Policy Matters: Federal Relief Prevented Large Surges in Poverty During the COVID Pandemic
This Invested Policy Matters addresses poverty in New England over the course of the pandemic and discusses the important role expanded benefits and federal relief played in preventing large increases.
Policy Matters is a series from the Regional & Community Outreach research team at the Boston Fed, using data to illustrate the real or potential implications of policy for promoting equitable outcomes and economic security in New England and across the United States.
Zachary Parolin is an Assistant Professor of Social Policy at Bocconi University (Milan) and a Senior Research Fellow at Columbia University's Center on Poverty and Social Policy. Beth Mattingly is an assistant vice president in regional and community outreach.
Recently, the Center for Poverty Research at Columbia University assessed the ways federal relief prevented dramatic increases in U.S. poverty levels during the onset of the pandemic, as historic unemployment surges coincided with economic challenges that continued to plague families as they juggled work, child care, and children’s schooling in a dramatically altered context. After reading this work, the Federal Reserve Bank of Boston’s Beth Mattingly reached out to the team at Columbia to see if they would be interested in looking at the numbers for New England. Columbia’s Zach Parolin and Mattingly then worked together to illustrate how poverty levels changed in the six New England states over the course of the pandemic and detail the important role of expanded benefits in the region using data assembled at Columbia.1 Their findings show overall poverty reductions, though the population experiencing poverty no doubt shifted, with more being lifted out than falling in. And, while Black and Hispanic poverty remained higher than non-Hispanic white poverty, rates for these groups fell more, partially offsetting existing pre-pandemic racial disparities. This Policy Matters short illustrates Mattingly and Parolin’s findings in more detail.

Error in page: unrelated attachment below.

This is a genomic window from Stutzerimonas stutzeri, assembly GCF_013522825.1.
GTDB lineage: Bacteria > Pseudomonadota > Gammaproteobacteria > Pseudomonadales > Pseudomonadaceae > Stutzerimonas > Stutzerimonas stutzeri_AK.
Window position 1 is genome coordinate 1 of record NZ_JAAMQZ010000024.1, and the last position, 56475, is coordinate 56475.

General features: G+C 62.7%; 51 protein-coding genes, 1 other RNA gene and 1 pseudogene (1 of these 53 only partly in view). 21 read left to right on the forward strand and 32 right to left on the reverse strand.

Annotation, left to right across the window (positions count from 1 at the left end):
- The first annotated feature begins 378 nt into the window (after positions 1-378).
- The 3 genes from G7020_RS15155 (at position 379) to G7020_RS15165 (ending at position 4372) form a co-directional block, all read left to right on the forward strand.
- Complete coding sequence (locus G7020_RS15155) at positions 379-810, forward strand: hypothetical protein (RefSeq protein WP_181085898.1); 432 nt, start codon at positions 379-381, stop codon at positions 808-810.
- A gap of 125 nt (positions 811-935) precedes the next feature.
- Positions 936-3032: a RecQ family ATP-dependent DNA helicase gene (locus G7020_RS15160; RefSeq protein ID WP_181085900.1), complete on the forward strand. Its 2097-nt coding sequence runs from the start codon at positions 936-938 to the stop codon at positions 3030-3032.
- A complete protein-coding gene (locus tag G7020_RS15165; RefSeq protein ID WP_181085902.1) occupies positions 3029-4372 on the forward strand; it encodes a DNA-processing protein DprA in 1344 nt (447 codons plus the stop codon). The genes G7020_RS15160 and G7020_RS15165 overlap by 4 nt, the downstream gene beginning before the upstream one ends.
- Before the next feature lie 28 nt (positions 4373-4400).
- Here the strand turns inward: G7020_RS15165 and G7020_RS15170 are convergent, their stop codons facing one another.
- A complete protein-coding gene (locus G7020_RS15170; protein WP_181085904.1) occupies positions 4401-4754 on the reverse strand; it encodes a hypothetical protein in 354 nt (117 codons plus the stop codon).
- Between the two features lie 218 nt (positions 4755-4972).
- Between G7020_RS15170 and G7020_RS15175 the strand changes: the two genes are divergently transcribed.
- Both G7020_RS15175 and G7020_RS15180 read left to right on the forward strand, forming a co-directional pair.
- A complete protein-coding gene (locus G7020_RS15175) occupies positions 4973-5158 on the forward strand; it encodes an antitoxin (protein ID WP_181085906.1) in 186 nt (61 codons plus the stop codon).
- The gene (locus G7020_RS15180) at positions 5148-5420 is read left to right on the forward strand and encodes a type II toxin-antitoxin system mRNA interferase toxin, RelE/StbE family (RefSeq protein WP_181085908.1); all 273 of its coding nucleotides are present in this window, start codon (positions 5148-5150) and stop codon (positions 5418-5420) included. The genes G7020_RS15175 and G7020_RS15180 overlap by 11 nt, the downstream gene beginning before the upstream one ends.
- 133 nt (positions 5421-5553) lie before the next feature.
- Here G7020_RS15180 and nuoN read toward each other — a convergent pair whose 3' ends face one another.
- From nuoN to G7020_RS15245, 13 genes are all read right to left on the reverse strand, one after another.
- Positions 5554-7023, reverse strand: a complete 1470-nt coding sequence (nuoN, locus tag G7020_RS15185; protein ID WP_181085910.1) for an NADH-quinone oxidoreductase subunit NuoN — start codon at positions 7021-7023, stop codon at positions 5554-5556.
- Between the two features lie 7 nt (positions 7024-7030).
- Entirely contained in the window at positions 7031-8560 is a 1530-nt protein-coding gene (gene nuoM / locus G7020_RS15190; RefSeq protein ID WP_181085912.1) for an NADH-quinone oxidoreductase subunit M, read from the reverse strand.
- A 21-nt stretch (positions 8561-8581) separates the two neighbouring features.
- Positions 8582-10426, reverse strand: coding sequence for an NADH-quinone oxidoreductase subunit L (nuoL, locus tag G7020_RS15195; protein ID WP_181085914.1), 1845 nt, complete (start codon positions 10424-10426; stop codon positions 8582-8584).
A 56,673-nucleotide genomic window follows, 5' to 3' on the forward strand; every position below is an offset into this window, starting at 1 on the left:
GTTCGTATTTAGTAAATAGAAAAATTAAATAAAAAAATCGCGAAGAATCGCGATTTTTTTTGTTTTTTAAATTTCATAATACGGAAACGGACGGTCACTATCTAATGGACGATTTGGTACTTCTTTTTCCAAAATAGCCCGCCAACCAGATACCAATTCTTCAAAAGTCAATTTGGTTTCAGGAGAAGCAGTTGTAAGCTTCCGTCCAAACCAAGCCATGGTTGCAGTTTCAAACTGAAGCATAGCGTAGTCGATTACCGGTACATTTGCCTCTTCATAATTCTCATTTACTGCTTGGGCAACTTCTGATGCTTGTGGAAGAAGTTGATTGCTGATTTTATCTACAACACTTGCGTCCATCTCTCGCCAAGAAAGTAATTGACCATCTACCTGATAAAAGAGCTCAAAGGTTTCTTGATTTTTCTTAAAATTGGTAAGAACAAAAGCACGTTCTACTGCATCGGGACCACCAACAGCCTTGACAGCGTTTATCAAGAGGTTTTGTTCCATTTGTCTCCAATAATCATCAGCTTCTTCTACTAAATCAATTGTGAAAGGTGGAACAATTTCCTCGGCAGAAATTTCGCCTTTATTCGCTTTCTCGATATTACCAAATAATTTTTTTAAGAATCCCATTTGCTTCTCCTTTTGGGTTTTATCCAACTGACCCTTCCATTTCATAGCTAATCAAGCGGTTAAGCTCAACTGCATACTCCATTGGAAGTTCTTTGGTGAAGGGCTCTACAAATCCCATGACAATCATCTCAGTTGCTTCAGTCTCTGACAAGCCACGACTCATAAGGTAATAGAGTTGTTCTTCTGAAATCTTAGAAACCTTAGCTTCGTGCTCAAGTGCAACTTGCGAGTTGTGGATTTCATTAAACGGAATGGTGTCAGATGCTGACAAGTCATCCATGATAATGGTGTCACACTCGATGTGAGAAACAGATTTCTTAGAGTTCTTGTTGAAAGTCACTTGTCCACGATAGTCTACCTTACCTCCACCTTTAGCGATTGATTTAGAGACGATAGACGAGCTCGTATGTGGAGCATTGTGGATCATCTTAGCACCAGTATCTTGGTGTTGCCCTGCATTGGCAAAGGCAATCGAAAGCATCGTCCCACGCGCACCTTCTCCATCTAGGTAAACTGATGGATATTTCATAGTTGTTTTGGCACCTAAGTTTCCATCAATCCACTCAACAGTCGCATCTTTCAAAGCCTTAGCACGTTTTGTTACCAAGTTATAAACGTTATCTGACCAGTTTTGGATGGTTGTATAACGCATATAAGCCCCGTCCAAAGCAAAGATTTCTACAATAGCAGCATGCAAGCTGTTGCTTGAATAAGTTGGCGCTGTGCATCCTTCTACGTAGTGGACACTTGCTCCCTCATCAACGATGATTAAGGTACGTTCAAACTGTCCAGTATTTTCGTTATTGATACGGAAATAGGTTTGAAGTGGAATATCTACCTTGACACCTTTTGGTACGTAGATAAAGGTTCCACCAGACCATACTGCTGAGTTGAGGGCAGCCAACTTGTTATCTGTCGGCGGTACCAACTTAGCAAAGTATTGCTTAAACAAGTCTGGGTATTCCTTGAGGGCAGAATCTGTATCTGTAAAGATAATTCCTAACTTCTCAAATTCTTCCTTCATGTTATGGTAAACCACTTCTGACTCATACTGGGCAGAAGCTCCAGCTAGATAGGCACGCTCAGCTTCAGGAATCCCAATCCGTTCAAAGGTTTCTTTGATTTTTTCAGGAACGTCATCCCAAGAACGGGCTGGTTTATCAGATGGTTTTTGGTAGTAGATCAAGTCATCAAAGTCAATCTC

- For methodology, see: Parolin, Zachary, Megan A. Curran, Jordan Matsudaira, Jane Waldfogel and Christopher Wimer. (2020). “Monthly Poverty Rates in the United States during the COVID-19 Pandemic.” Poverty and Social Policy Discussion Paper. New York, NY: Center on Poverty and Social Policy. Available at: https://www.povertycenter.columbia.edu/s/COVID-Projecting-Poverty-Monthly-CPSP-2020.pdf
The views expressed are not necessarily those of the Federal Reserve Bank of Boston or the Federal Reserve System. Information about organizations, programs, and events is strictly informational and not an endorsement.
The authors thank Gabriella Chiarenza, Suzanne Cummings, Stephen Greenstein, Steve Osemwenkhae, and Meghan Smith for their production assistance and Prabal Chakrabarti and Anna Steiger for substantive feedback.
- poverty ,
- COVID Relief ,
Labor Markets During and After the Pandemic
Evictions in New England and the Impact of Public Policy during the COVID-19 Pandemic
Sectoral Mobility during the COVID-19 Pandemic
Consumption Spending during the COVID-19 Pandemic